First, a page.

Director: Danny Boyle
Cast: Dev Patel, Madhur Mittal, Freida Pinto
Who wants to be a millionaire? Pretty much everyone in the slums of Mumbai. Everyone, that is, except for Jamal (Patel). But it's this impoverished Indian answering the infamous fifteen questions. One away from the jackpot, he is arrested for fraud and savagely interrogated. How does someone like him know the answers?
Danny Boyle tells us, rewinding from the recorded show back to Jamal’s childhood and hitting the play button hard. When they are just boys, Jamal and his older brother, Salim (Mittal), are orphaned when their mother is killed in a horrific riot. They become street kids, slum dogs, pulling any stunt to grab a fistful of rupees. Drums pounding in our ears, the brothers run away from gangsters and the police, entangled in the child-exploiting underworld of India – this is the stuff that isn’t in the guide book.
Intercut with his on-screen Q and A, Jamal’s life story unfolds energetically, from his chai-running day job to his brother’s wayward fortune. Through it all, he steadfastly loves fellow slum-girl Lakita (Pinto). His devotion an ever fixed mark, which looks on hard times and is never shaken, she’s the reason he goes on Millionaire in the first place. Will she be watching when he gets to the final test of his knowledge? Portrayed by various young actors, the three musketeers age convincingly, their friendship buffeted about by poverty; authenticity is the aim and with a talented cast, Boyle’s co-director Loveleen Tanda ensures it’s always achieved.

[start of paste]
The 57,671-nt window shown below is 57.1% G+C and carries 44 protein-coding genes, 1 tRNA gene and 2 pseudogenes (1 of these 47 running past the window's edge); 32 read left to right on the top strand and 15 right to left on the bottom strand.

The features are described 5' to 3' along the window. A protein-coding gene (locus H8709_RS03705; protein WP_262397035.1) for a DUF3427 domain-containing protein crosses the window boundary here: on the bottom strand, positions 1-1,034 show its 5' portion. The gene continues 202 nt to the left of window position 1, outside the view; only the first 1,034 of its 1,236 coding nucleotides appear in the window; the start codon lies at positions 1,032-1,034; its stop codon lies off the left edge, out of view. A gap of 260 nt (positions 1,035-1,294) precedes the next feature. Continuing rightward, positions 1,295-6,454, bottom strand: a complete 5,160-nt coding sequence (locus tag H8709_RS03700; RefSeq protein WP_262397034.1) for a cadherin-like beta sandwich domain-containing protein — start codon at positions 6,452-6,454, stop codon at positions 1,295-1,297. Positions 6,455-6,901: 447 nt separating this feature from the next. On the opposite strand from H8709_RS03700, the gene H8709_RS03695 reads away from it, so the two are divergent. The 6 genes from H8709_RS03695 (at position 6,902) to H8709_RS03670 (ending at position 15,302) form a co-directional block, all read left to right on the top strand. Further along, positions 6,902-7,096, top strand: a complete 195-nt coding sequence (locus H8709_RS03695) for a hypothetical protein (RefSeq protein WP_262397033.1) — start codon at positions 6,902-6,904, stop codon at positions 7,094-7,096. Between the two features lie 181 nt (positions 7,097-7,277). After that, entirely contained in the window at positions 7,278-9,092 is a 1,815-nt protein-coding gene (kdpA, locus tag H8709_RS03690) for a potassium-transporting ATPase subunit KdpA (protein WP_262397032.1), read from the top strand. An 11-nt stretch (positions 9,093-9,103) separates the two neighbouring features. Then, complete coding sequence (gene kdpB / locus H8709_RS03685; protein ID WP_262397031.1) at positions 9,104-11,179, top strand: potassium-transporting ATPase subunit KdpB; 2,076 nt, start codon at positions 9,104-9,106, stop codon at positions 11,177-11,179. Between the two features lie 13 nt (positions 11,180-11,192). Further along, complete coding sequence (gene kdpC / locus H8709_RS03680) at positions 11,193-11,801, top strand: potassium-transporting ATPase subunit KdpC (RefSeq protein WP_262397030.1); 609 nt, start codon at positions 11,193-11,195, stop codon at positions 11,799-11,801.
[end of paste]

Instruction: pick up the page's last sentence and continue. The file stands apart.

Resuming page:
Channeling City of God and Tsotsi, the production is full of dirt-covered streets and on-foot chases. Ramping up the style (dutch tilts ahoy), Danny repeatedly foregrounds the backdrop, placing the action firmly beside its location. Coupled with the beat of the score, style saturates every second of screen time – we’re a long way from Edinburgh, but Danny has never been more at home.
At its heart a love story, Slumdog Millionaire is an eye-opening rush of raw cinematic verve. It’s time to stop spotting trains, and start spotting awards.